Here we are in the beautiful Isla de Ometepe, a barbell shaped island off the coast of Nicaragua with two lovely (one active and one dormant) volcanoes.
Through our hostel in San Juan Del Sud we had arranged to be driven to the port town of San Jorge for $30 USD to catch a boat to the island. We knew it was about 10x the cost of bus ticket but it was a nice break from the crowds and stuffy buses. Once we arrived we bought our tickets ($1.50 USD pp) for the one hour ride to take us across Lake Nicaragua to the island. Boats and ferries run throughout the day. If you need schedule check here. Once on the boat (after they handed out life jackets), we met Maryse, a French Canadian from New Brunswick and started chatting about options for activities for the week. We had excellent weather so we avoided any seasickness! Info from our host told us to ask for a moto-taxi to our hostel for just under $3.00 USD. After cruising along the highway that circles the island, we suddenly take a turn down an eroded sandy road and the moto-taxi is at a 30 degree angle. At this point, we were seriously doubting our choice of accommodations. Where could we be going? We arrive at our hostel to be warmly welcomed and shown our room which is a separate building behind a beautiful home. Our room was immaculate! We were then introduced to Daniela, the owner of the home and the manager of Puesta del Sol. Puesta del Sol is a community tourism effort ran by women in Ometepe that houses students and travelers in community members homes. What a lady she is! We also found out quickly that Daniela’s husband is from Quebec and her and her awesome daughter Maeva are very fluent in Spanish and French.
Kik – “Finally…after being silent for three weeks I can speak in full sentences and don’t have to rely on Clair for translating.”
Clair – “Thank God I can shut my brain off!”
Day 6 – Horse back riding
Through Daniela, we were able to organize our activities for the week. The first of which was a two hour horseback ride for $25.00 USD per person. We hopped on our horses and away we went. No lesson, no helmet, no rules, just ride baby ride. Kik instantly took control of the his horse like an experienced cowboy, whereas Clair lagged behind unsure of what she got herself into. After 10 minutes of waiting for Clair to catch up every 200 metres, the guide grabbed the reins from Clair and dragged her horse for the remainder of the trip. Our guide was a young Nicaraguan who fell in love with Clair after hearing her speak fluently in Spanish (Clair – this is UNTRUE). He talked to Clair for the entire trek giving her tips and tricks of the island as Kik galloped ahead unnoticed. If he was being dragged by the horse, the guide probably wouldn’t have blinked. In all fairness, he was very charming and Kik even said he almost fell in love with him. The ride was awesome! We went through water, trails through the bush, and learned about the area. Our butts were killing us afterwards.
Day 7 – Trekking Volcán Concepción
Now let’s get to the most stupid thing we have ever done. We had originally decided not to do this trek. We had heard it was extremely long, difficult and steep, rising 1600 metres from the base to the peak. After chatting with Maryse and others we were convinced that “everybody is doing it.” Once again, Daniela organized everything for our climb up the still active volcano. The shuttle was to pick us up at 6:00 am, drive us to the site and pick us up (hopefully alive). It was estimated the hike would take 8-10 hours (Clair – seriously WTF were we thinking). It was mandatory that a guide accompany us after people had died doing the trek alone (FIRST CLUE). That’s where Francisco comes in (wearing jeans and carrying a bag of bananas). He has been a guide for ten years and has climbed Volcán Concepción 36 times and Volcan Maderas (the smaller one) over 100 times! Our French Canadian friend, Maryse, joined us on our grueling hike. On the way to the volcano, we picked up a lone climber. To our surprise, another French speaking tourist, Clement from France. It worked out nice to all be able to socialize and encourage one all day “en francais.” In a group of four the cost was $20 USD.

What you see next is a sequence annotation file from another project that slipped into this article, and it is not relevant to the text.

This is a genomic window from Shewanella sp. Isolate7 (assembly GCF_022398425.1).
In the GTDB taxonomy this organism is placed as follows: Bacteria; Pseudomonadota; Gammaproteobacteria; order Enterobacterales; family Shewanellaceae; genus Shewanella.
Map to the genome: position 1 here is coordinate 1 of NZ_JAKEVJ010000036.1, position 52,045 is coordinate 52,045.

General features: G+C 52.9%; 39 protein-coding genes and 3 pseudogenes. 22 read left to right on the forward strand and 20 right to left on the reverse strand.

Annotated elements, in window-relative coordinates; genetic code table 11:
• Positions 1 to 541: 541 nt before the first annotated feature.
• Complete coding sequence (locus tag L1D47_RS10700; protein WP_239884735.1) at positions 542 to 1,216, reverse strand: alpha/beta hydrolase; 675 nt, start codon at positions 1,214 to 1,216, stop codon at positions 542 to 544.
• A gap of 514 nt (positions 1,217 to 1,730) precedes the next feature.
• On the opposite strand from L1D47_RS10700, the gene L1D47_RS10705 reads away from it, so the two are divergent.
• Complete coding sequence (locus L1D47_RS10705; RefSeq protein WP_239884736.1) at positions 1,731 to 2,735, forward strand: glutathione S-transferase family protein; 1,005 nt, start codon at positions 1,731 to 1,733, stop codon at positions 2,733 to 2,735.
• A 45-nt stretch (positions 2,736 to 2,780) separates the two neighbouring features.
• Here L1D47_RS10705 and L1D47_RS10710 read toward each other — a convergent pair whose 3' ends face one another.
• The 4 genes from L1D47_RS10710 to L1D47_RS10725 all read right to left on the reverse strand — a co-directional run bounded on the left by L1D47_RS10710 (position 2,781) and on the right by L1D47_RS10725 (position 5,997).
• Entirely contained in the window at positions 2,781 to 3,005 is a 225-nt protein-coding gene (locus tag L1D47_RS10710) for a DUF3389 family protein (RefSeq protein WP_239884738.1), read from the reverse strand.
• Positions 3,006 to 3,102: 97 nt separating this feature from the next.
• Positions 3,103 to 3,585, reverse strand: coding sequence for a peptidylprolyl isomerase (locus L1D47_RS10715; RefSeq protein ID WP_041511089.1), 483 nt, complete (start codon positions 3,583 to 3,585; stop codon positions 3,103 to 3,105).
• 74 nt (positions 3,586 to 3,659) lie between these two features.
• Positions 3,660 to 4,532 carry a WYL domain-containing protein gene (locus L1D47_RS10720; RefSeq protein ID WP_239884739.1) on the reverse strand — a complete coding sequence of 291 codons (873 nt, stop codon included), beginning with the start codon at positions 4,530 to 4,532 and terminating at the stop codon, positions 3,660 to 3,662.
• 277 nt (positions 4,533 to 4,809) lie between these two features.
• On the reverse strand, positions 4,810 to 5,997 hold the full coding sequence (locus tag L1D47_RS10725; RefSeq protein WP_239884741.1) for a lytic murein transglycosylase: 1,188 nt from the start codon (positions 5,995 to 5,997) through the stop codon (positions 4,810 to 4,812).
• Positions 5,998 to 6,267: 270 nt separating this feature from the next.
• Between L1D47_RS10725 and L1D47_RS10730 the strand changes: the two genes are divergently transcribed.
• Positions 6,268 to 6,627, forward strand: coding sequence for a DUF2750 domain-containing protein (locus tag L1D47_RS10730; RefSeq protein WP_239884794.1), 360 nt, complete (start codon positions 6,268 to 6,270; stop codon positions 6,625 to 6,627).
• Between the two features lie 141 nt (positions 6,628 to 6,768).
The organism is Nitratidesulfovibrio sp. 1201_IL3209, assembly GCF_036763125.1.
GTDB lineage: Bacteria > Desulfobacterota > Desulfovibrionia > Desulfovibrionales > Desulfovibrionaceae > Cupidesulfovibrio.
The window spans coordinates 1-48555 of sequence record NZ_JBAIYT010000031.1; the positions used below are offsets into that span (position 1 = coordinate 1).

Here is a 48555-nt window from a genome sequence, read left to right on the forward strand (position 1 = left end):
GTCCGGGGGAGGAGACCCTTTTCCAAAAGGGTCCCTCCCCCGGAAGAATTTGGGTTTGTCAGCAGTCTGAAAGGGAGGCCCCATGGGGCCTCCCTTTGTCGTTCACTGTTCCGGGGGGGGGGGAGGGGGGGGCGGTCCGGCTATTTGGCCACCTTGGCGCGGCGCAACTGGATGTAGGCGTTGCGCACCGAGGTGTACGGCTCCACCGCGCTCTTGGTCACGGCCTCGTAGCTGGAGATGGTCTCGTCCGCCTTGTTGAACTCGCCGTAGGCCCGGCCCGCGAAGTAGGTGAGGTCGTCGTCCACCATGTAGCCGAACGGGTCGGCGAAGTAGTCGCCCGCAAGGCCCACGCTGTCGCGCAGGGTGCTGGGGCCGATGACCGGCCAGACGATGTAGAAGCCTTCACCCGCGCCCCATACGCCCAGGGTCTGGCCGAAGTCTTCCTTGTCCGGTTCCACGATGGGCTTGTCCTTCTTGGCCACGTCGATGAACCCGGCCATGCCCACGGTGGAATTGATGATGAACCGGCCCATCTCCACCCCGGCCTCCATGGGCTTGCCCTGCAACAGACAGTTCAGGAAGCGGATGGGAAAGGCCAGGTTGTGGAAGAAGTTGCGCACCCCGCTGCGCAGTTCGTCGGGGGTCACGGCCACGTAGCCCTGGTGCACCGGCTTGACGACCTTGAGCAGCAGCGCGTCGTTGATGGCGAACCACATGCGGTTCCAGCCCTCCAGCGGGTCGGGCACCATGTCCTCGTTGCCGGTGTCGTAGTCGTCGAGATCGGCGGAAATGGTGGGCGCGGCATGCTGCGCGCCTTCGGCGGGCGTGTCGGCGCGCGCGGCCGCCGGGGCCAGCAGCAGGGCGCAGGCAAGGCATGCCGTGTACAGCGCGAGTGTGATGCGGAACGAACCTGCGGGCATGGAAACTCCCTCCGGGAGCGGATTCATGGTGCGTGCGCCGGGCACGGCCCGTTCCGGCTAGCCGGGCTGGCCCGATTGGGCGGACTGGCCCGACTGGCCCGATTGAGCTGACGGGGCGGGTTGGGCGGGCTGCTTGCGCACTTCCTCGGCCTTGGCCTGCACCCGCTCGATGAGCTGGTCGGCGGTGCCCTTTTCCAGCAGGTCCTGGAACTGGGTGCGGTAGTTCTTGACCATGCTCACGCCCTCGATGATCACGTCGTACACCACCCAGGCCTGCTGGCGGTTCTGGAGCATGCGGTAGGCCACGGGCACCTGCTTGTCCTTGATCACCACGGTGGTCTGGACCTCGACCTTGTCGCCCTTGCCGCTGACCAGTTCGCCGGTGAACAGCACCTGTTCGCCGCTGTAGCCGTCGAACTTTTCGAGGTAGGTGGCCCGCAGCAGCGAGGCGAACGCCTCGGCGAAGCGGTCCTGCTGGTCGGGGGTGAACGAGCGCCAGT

Here is our range of emotions:
Hour 1 & 2: Excitement and fun (kinda like an unkempt Grouse Grind – Clair gains confidence!)
**Made it to the half way point after 2 hours of hiking. What a view!**
Hour 3 & 4: Nervousness to sheer fear
**Kik – Spectacular, Clair – In fetal position scared shitless**
Hour 5 & 6: Panic and much hand holding between Clair and Fransico
Hour 7 & 8: Complete exhaustion
It was rewarding to have accomplished such an incredible feat. Some moments weren’t enjoyable at all and the risk of serious injury or death felt super high. We’re both glad we can scratch this one of our bucket list and never do it again. We went to bed at 9:00 PM.
Being our last day on the island we wanted to take advantage of some of the other sites. Through Daniela we rented a scooter (with helmets!!) for $20 USD for the day. We hopped on our hog and took off running. Sort’ve. Kik definitely got the hang of of it near the end. We stopped at Museo del Ceibo ($5 USD per person) and checked out ancient petroglyphs and pottery and then had a shot of cojolla (a kinda less-worse tequila-ish drink) and chicha (a really sweet and fruity moonshine).
On we went to Ojo de Agua ($3.00 USD pp) to grab lunch and bathe in the apparent fountain of youth. It was cloudy and the water is chilly so the experience wasn’t as refreshing as planned. Earlier than expected we made our way back home reaching speeds of 60 km/hour at least!
Tomorrow morning we’re on our back across Lake Nicaragua to make our way to Granada, chicken bus included.